This is the thirteenth part of a fiction serial, in 784 words.
On the day I moved out, all I had to take were my clothes and some books. When I had loaded up the Fiesta, mum came out with a carrier bag containing her old clock/radio, the one with the red digital numbers that had been beside her bed to use as an alarm clock. “You might as well have this, Darren. Now I’m retiring, I won’t need an alarm clock anymore. You can come back for dinner next Sunday if you want, up to you”.
And with that she went back inside, and closed the door.
Mum hadn’t asked me anything about the flat, other than how much money she had to pay the solicitor arranging my purchase. Same with the car, just asked who to make the cheque out to. I had a vision of her enjoying being alone with her memories of her dead husband, and the other son that she had truly loved.
Now ten years later, the clock still worked, I had the same car, and lived in the same flat, using all same the stuff the young woman had sold me. The television was new, as the old one had too small a screen. And the kettle had died, so I had bought a flashy new one four years ago.
The Indian meal was surprisingly good, and I washed it down with four cans of lager. That didn’t turn out to be such a good idea, as I woke up in the middle of the night, needing to pee. I was relieved to discover the clock said 3:01, not 3:17. Perhaps that spooky spell had finally broken.
No such luck. Not long after, before I was really back off to sleep, I heard a strange whirring noise. At first it sounded like one of the neighbours was using a drill. But at past three in the morning? That was unlikely. Besides, it was coming from above me, near the ceiling, and I lived on the top floor. It stopped, started again, then stopped. The next time, it went on a bit longer, and was then followed by a clickling sound, like someone slowly winding up something that had a clockwork mechanism.
Of course, the clock was reading 3:17, just as I knew it would be.
It was almost four when it stopped, and I eventually got back to sleep. I was woken up by my mobile alert going off just after nine. I checked it, and it was a text from Mark. He wanted to come over later, and said to text him when I was up and about. That threw me. I couldn’t remember when or if Mark had ever been to my flat. We always met at the pub or some food place. I replied to his text, telling him to come over after two. Then I went back to sleep.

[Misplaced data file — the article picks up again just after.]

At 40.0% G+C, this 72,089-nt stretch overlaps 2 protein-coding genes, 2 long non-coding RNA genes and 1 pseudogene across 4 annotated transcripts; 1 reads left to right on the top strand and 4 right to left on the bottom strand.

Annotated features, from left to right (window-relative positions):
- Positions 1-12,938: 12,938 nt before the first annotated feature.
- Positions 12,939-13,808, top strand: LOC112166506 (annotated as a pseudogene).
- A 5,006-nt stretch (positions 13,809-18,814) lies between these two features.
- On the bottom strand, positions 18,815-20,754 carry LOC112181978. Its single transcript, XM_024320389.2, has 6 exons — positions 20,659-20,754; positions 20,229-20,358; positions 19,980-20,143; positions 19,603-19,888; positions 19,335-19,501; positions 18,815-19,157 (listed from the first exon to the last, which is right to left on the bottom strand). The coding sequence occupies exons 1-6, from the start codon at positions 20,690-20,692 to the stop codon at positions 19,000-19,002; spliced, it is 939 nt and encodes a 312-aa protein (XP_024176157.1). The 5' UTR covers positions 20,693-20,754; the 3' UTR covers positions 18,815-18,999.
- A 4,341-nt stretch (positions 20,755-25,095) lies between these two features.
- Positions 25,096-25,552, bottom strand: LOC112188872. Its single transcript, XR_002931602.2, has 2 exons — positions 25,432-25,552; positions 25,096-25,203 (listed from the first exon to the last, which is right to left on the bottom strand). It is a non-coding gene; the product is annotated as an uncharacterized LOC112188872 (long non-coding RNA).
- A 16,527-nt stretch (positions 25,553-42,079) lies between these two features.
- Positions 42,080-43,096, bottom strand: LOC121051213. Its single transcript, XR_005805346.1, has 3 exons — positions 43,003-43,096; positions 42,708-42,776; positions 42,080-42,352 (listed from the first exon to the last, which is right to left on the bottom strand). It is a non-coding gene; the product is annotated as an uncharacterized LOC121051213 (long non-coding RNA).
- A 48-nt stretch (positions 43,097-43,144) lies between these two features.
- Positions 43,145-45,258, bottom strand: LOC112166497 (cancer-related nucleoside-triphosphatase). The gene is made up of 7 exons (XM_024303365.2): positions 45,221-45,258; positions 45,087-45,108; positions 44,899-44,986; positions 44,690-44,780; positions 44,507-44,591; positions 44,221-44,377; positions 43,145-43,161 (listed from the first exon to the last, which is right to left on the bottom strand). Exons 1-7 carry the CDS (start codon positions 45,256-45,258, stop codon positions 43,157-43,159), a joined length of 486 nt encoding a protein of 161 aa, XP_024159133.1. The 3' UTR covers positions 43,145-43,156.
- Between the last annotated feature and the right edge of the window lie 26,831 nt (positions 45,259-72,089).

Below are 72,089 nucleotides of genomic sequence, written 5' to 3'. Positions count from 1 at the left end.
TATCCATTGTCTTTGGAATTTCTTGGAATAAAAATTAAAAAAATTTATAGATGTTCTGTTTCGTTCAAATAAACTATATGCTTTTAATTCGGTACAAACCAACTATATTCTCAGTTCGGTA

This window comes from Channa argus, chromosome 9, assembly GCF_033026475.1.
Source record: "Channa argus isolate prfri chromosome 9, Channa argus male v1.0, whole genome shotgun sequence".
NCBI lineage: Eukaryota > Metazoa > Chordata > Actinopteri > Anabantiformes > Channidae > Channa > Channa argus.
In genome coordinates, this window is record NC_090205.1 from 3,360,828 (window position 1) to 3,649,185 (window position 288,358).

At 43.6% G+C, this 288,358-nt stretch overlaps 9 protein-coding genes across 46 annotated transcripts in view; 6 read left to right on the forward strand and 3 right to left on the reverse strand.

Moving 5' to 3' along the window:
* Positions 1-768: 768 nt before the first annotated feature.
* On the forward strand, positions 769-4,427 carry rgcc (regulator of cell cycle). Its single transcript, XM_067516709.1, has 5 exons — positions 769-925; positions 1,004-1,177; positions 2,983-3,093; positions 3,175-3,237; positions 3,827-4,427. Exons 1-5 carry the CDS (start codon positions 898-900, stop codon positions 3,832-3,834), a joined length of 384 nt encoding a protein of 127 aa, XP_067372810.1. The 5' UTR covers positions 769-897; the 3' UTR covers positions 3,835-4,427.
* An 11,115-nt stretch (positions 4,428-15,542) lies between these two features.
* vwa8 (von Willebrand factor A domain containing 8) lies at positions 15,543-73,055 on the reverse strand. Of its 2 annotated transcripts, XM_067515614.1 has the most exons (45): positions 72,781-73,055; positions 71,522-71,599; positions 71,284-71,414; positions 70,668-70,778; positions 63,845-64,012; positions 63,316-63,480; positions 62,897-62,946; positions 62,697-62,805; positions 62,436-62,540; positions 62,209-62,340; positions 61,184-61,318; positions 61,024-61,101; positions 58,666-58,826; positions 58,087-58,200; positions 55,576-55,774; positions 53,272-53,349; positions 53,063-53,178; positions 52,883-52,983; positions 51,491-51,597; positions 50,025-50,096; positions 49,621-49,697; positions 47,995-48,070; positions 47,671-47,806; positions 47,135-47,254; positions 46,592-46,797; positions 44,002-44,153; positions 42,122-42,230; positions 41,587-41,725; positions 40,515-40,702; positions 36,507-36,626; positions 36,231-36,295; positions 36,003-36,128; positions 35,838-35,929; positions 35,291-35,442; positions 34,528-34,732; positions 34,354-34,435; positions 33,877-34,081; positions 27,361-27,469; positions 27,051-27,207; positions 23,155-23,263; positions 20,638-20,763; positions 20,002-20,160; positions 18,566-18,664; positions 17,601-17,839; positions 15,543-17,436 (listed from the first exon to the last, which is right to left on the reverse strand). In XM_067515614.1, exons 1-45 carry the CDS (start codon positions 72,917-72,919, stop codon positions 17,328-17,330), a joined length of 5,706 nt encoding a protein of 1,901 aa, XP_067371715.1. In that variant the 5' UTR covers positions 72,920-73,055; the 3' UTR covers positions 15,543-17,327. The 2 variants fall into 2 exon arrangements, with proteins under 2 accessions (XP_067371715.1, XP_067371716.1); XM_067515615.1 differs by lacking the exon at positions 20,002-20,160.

He was quite excited when he turned up, and after accepting my offer of a cold beer, he sat down to tell me what he had been doing. “I had no luck with those other number combinations, Darren. Believe me, I tried. I even put them into a numerology programme I downloaded, but it kept coming back to 317 all the time. There has to be something connecting that number with your life, I’m sure of it. You have to think hard, it must be in your brain somewhere”.
His beer was already drained, so I went to get him another one, assuring him that I had thought of nothing else since that first group of coincidences, but I honestly didn’t have a clue. Then I warned him that was the last beer in the house.
Reaching into his shoulder bag, he pulled out a small sleek laptop that must have cost a fortune, and asked for the wi-fi password to connect it. “I have been doing some research, and I want to show you this site. I have sent a link to your email already, but I know you almost never look at personal emails”. Tapping away while complaining about my broadband speed, he eventually got up what he wanted to show me. “Check this woman out. She has a good reputation, and yes she’s a psychic, but look. She specialises in numerology, the psychic connections involving numbers”.
I looked at the website. ‘Sylvia Townsend’. She was based in London, had numerous glowing testimonials and she did private investigations into what she called ‘Psychic events, especially those involving numbers’. Mark was finishing the second beer. “You got a shop near here where I can get more beers?” I told him where it was, and he left me looking at the laptop.
Wondering how much Sylvia charged for her services.